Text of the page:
If you’re a mom, and you don’t drink coffee, you’re kind of like a superhero to me. I could give it up if I had to, and I have for periods of time, but I actually believe that on many days, my cup of coffee in the morning is a pure vessel of God’s grace. And just like when the cute guy was the reason you went to Young Life club when you were 15, or the free breakfast was the thing that got you out of bed to go to the church where you found a family, God beckons me into his presence…sometimes with the smell of coffee. And I feel fine about that. He is gracious with me and my weary body.
He greets me with the warmth of those first sips, with the freedom of new mercies, with the safety of his delight.
The truth is that the shape of God’s pursuit of my heart is ever changing, deeply personal, brilliantly transfiguring. His invitation to “Come” takes all kinds of strange forms in these days with little ones. As I’m summoned to the restroom by a tiny voice, for some undignified duty, I hear God beckoning me to lay my life down to find it. As I’m called to the kitchen sink by the towering mound of dishes, or to the dining room table by the endless piles of clean laundry to fold, I hear God beckoning me to do everything unto him, to find purpose in the secret romance between us. As joyful pregnancies left uninvited marks on my body, I’ve heard God beckoning me into the freedom of my image-bearing identity as a co-creator of life. As I’m faced with my weakness all day long, I’m invited in, to walk in Christ’s strength alone. As I’m drawn to the nursery by the midnight cries, I am beckoned to a God who sees me – who renews my strength, even when sleep cannot. As I’m charmed to the play room by my children’s giggles, I feel God’s joy over me drawing me in for a Fatherly kiss on the forehead. I’m invited by the maddening slow of toddlers into the unhurried wonder of the Spirit. In the million questions that could never quench my children’s endless curiosity, I am beckoned to enter into a sweet humility and thirst for understanding before my God.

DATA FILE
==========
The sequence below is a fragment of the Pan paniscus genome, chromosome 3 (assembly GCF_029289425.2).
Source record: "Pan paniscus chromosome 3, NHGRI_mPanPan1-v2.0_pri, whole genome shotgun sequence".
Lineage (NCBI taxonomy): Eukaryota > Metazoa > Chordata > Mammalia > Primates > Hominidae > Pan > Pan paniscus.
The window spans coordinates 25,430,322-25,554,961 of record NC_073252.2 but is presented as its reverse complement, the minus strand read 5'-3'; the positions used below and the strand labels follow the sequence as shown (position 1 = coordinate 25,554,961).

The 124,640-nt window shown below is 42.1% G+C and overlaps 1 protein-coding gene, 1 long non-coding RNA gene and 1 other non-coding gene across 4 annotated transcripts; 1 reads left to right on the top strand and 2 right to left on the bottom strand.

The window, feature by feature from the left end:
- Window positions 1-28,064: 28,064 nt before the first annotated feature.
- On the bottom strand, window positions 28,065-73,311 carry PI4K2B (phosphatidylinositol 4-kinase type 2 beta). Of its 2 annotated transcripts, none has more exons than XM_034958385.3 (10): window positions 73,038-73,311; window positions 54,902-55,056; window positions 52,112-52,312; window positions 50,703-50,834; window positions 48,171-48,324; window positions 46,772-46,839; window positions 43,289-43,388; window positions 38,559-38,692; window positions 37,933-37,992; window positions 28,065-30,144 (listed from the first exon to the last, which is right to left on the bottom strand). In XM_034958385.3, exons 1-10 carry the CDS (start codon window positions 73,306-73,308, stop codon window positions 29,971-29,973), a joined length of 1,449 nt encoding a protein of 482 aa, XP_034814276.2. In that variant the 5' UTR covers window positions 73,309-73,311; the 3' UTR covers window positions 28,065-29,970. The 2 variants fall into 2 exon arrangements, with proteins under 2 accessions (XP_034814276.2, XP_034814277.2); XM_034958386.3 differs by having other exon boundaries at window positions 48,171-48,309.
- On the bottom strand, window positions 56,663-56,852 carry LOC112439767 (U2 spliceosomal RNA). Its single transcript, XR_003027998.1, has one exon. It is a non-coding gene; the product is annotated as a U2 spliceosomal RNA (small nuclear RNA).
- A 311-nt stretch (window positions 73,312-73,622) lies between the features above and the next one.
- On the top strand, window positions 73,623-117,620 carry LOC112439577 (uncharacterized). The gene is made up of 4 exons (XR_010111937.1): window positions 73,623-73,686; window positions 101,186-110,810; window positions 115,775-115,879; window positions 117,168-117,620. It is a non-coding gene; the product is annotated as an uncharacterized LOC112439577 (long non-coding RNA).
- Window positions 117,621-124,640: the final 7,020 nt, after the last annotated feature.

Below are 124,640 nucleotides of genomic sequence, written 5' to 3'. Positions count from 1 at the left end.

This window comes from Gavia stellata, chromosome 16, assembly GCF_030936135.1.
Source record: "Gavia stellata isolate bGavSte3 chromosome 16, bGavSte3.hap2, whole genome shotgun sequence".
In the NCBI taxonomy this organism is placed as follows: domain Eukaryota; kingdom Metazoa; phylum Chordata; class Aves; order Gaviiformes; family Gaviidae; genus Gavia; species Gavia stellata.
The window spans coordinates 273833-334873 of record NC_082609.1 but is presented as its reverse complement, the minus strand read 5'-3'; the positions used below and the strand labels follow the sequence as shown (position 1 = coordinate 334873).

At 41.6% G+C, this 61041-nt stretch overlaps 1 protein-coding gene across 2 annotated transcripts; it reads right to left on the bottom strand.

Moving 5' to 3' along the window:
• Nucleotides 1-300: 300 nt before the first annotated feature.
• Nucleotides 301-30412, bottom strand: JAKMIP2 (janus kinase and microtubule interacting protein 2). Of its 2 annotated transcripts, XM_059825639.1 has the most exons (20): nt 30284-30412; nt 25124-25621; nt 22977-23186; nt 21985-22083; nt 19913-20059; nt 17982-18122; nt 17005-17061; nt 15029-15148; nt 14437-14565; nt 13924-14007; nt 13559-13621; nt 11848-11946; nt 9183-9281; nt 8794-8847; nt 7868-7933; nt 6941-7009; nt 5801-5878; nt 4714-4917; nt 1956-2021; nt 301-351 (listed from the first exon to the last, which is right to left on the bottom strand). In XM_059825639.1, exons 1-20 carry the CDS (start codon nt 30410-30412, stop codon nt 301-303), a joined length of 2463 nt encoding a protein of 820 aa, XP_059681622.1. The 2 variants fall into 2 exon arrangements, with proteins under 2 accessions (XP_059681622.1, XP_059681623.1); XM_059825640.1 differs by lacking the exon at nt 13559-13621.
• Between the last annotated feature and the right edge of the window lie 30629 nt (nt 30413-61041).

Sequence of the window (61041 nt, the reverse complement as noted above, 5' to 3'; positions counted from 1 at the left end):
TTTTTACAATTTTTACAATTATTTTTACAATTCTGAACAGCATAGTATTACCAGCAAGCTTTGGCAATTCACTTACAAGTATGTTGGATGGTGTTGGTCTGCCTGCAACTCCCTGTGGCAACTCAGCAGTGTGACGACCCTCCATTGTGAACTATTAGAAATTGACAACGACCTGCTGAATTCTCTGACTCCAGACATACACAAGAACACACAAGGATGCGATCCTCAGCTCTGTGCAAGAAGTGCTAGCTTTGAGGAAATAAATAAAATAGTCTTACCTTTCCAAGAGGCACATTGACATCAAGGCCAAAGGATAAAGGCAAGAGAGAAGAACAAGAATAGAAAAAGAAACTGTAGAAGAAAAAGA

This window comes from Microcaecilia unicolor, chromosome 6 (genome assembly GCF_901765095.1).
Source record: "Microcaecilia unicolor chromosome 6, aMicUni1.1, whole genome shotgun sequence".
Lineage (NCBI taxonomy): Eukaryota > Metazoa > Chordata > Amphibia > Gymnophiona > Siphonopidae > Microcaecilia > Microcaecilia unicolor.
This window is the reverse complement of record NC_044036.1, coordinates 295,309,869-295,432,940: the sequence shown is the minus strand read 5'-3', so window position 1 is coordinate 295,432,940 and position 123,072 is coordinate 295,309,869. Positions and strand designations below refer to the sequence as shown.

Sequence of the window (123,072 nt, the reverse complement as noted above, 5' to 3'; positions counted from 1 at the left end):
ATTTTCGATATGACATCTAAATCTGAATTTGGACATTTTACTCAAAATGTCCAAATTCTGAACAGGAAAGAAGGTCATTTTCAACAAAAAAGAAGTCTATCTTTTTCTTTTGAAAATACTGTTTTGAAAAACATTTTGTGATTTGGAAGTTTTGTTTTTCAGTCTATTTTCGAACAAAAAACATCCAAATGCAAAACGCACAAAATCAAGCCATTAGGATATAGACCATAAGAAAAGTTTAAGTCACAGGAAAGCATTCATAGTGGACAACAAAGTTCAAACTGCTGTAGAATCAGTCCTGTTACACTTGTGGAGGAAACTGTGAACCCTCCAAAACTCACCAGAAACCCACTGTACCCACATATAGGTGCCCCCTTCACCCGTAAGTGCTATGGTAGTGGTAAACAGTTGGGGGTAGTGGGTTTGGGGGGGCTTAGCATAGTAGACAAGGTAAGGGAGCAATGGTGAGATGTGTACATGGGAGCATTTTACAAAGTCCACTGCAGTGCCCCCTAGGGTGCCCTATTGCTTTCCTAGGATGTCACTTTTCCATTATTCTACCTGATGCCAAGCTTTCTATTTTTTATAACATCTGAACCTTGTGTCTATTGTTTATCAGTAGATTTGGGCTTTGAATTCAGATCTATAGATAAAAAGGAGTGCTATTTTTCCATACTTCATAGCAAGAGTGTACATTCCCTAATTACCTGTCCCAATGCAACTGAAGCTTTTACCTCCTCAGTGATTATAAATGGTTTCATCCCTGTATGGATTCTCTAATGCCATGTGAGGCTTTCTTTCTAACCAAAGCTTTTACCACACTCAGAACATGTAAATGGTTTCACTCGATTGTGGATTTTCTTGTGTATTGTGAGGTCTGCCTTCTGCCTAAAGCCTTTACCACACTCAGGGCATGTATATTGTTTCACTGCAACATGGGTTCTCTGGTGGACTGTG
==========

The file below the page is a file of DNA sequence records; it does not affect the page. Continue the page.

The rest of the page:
Now Moses was tending the flock…There the angel of the Lord appeared to him in flames of fire from within a bush. Moses saw that though the bush was on fire it did not burn up.So Moses thought, “I will go over and see this strange sight—why the bush does not burn up.” When the Lord saw that he had gone over to look, God called to him from within the bush, “Moses! Moses!” And Moses said, “Here I am.” “Do not come any closer,” God said. “Take off your sandals, for the place where you are standing is holy ground.”Then he said, “I am the God of your father, the God of Abraham, the God of Isaac and the God of Jacob.” At this, Moses hid his face, because he was afraid to look at God.
The Lord said…”I am sending you…”
But Moses said to God, “Who am I that I should go…?”
And God said, “I will be with you…”
Exodus 3: 1-12 (Paraphrase)
No matter how many words I spill about how we mamas don’t have to be the perfect heroes, because we have a perfect hero in Jesus… No matter how I breathe in freedom that God chose me and delights in me and offers me his never-ending, ever-sufficient grace… I still rise in the morning and sit to this keyboard, feeling like I should offer strength, bring wisdom, do it better. I wish I could tell you how to make it all easier. I wish I could tell you that I figured it all out.
But truthfully, I grasp for my own encouragement as I sit with a heavy body, a burdened soul, a fickle heart, a cluttered mind. Perhaps you feel the same as you grasp for a quick minute to read words that you hope can encourage you for your day.
I used to think being a mom was just about making good decisions, about doing it right, about meeting needs and saying “I love you” and guiding and disciplining with wisdom and patience and grace. Yes! To all of these things, yes….
But it felt so straightforward.
And then I stared back at these little eyes staring at me. Eyes that didn’t look like mine and needed me to tell them who they are. Eyes that longed, wondered, tested, and needed more than I could give. I looked at a little body that was sick or hurt, and I couldn’t fix it. I saw these eyes that stung when I was not patient. I watched my unique children experience the same events, transitions, words completely differently — one laughs, and the other runs and hides. One has days of tears and irritability after a change, and the other seems to have only relief. I peered into little souls that were afraid of things that we could not control. I have sent my heart out on legs into unknown places and watched them be scared, face hardship, get hurt, feel confused. I faced eyes of tiny people who just wanted to know I was pleased, and I sometimes felt my face contorted into a scowl that I never wanted to have on my face.